14. Chapter 5: A service-oriented approach to public sector social media strategy
    1. Abstract:
    2. Introduction
    3. What social media platforms or tools should our organisation be using?
    4. What do we need to commit to, in terms of risk and resources?
    5. Resources – knowing what it costs to get what you want
    6. Research and monitoring
    7. Posting and curating
    8. Community management
    9. Crowd-sourcing, contests, apps and other campaigns
    10. Risk – understanding the tradeoffs of social media
    11. How do we measure success?
    12. Conclusion
  15. Chapter 6: Social media in the humanitarian space
    1. Abstract:
    2. Introduction
    3. Networking offline and online
    4. Introduction to technology: the Hindenburg example
    5. Using social media for social good: Born HIV Free campaign
    6. Uses of social media in the humanitarian space: from conversation to action
    7. Lessons learned: where are we going?
  16. Chapter 7: Social media: the new tool in business education
    1. Abstract:
    2. Introduction
    3. Social capital and social media
    4. Social networks within business
    5. Social media in the curriculum
    6. Social media in business education
    7. Social media and pedagogical issues
    8. Conclusion
  17. Chapter 8: Social media: does it generate the continuum of transparency in organisations?
    1. Abstract:
    2. Transparency: shifting lines in the sand
    3. The positive and negative continuum of transparency
    4. Transparency as control through social media
    5. The role of civility and etiquette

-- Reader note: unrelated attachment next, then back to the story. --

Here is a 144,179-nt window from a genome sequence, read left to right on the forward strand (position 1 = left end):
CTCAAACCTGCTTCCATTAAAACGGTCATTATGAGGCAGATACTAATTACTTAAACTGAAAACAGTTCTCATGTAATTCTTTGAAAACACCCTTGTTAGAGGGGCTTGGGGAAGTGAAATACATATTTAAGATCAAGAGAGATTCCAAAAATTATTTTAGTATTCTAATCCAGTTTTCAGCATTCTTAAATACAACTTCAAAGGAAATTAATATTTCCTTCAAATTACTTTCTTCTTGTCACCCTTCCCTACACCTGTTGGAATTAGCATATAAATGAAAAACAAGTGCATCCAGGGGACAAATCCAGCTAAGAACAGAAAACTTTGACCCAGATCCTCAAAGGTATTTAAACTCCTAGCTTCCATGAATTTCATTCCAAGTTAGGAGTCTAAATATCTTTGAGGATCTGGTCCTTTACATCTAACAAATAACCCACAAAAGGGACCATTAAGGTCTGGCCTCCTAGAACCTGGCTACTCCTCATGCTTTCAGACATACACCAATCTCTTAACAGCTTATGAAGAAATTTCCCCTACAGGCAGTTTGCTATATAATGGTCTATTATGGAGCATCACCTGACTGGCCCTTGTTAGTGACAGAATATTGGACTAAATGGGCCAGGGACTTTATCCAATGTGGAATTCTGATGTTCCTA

6. Transparency tensions in the organisational social network: The next step
  18. Chapter 9: Social media: blessing or curse? – a business perspective
    1. Abstract:
    2. Introduction
    3. Social media as a marketing tool
    4. Can social media generate new business?
  19. Chapter 10: Improving the customer experience: how social media can make a difference
    1. Abstract:
    2. Introduction
    3. Define what you want to do and why
    4. Define, assess and create
    5. Link key drivers to corporate strategy
    6. Manage the process
    7. Conclusion
  20. Chapter 11: The uses and accuracy of social analytics data and platforms
    1. Abstract:
    2. Introduction
    3. Social media data and various practices
    4. Analytics measurement chasms
    5. What works for social media and return on investment?
    6. What works in social media for corporate stakeholders and social media return on investment?
    7. Conclusion
  21. Chapter 12: Altruism – a valuable dimension of the digital age
    1. Abstract:
    2. Introduction
    3. Traditional networking behaviour
    4. Collaboration and cooperation
    5. Social media in the emerging digital economy
    6. Building trust
    7. Trust and collaboration
    8. Exchanging value
    9. Our copyright laws are a mess
    10. What must change
    11. I see the solution as an online automated system that:
    12. Conclusion
  22. Index